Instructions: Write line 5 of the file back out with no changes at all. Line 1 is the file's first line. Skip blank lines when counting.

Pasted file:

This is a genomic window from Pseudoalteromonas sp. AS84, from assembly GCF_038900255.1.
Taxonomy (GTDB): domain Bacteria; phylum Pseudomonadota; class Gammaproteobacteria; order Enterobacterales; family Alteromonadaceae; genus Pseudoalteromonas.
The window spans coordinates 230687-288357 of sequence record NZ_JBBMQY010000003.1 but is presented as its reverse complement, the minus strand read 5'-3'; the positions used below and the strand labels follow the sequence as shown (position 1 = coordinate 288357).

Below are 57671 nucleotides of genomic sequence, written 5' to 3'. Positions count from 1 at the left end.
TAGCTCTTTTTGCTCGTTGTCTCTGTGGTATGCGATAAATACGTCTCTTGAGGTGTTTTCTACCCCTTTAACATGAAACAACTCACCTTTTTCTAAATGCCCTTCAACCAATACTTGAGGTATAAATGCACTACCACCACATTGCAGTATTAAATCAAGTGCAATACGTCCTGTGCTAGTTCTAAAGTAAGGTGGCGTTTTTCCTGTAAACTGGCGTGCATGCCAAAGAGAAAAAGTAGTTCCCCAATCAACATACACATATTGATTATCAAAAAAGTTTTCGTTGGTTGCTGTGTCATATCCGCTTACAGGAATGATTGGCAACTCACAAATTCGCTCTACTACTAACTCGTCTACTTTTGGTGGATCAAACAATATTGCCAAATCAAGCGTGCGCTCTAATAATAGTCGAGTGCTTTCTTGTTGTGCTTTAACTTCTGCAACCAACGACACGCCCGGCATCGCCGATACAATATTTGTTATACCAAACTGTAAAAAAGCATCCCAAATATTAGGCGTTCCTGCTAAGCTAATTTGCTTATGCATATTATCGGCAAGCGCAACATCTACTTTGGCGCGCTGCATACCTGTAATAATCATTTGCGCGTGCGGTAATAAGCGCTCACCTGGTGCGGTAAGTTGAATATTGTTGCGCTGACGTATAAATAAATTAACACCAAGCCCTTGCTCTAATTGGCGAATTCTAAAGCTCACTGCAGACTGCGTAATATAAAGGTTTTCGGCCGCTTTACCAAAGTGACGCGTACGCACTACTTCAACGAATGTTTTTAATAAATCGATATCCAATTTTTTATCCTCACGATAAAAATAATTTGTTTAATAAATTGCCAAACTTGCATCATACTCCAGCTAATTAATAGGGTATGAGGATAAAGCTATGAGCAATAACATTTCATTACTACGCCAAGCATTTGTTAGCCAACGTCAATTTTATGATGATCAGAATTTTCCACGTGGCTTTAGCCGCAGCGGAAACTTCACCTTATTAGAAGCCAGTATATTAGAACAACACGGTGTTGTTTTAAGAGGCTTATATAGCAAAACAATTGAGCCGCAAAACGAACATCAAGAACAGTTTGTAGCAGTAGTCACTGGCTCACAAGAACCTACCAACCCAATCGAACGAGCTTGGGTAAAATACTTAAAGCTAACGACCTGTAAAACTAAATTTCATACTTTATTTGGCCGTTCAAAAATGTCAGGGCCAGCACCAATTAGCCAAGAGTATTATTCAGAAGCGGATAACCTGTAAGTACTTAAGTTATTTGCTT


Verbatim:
TAGCTCTTTTTGCTCGTTGTCTCTGTGGTATGCGATAAATACGTCTCTTGAGGTGTTTTCTACCCCTTTAACATGAAACAACTCACCTTTTTCTAAATGCCCTTCAACCAATACTTGAGGTATAAATGCACTACCACCACATTGCAGTATTAAATCAAGTGCAATACGTCCTGTGCTAGTTCTAAAGTAAGGTGGCGTTTTTCCTGTAAACTGGCGTGCATGCCAAAGAGAAAAAGTAGTTCCCCAATCAACATACACATATTGATTATCAAAAAAGTTTTCGTTGGTTGCTGTGTCATATCCGCTTACAGGAATGATTGGCAACTCACAAATTCGCTCTACTACTAACTCGTCTACTTTTGGTGGATCAAACAATATTGCCAAATCAAGCGTGCGCTCTAATAATAGTCGAGTGCTTTCTTGTTGTGCTTTAACTTCTGCAACCAACGACACGCCCGGCATCGCCGATACAATATTTGTTATACCAAACTGTAAAAAAGCATCCCAAATATTAGGCGTTCCTGCTAAGCTAATTTGCTTATGCATATTATCGGCAAGCGCAACATCTACTTTGGCGCGCTGCATACCTGTAATAATCATTTGCGCGTGCGGTAATAAGCGCTCACCTGGTGCGGTAAGTTGAATATTGTTGCGCTGACGTATAAATAAATTAACACCAAGCCCTTGCTCTAATTGGCGAATTCTAAAGCTCACTGCAGACTGCGTAATATAAAGGTTTTCGGCCGCTTTACCAAAGTGACGCGTACGCACTACTTCAACGAATGTTTTTAATAAATCGATATCCAATTTTTTATCCTCACGATAAAAATAATTTGTTTAATAAATTGCCAAACTTGCATCATACTCCAGCTAATTAATAGGGTATGAGGATAAAGCTATGAGCAATAACATTTCATTACTACGCCAAGCATTTGTTAGCCAACGTCAATTTTATGATGATCAGAATTTTCCACGTGGCTTTAGCCGCAGCGGAAACTTCACCTTATTAGAAGCCAGTATATTAGAACAACACGGTGTTGTTTTAAGAGGCTTATATAGCAAAACAATTGAGCCGCAAAACGAACATCAAGAACAGTTTGTAGCAGTAGTCACTGGCTCACAAGAACCTACCAACCCAATCGAACGAGCTTGGGTAAAATACTTAAAGCTAACGACCTGTAAAACTAAATTTCATACTTTATTTGGCCGTTCAAAAATGTCAGGGCCAGCACCAATTAGCCAAGAGTATTATTCAGAAGCGGATAACCTGTAAGTACTTAAGTTATTTGCTT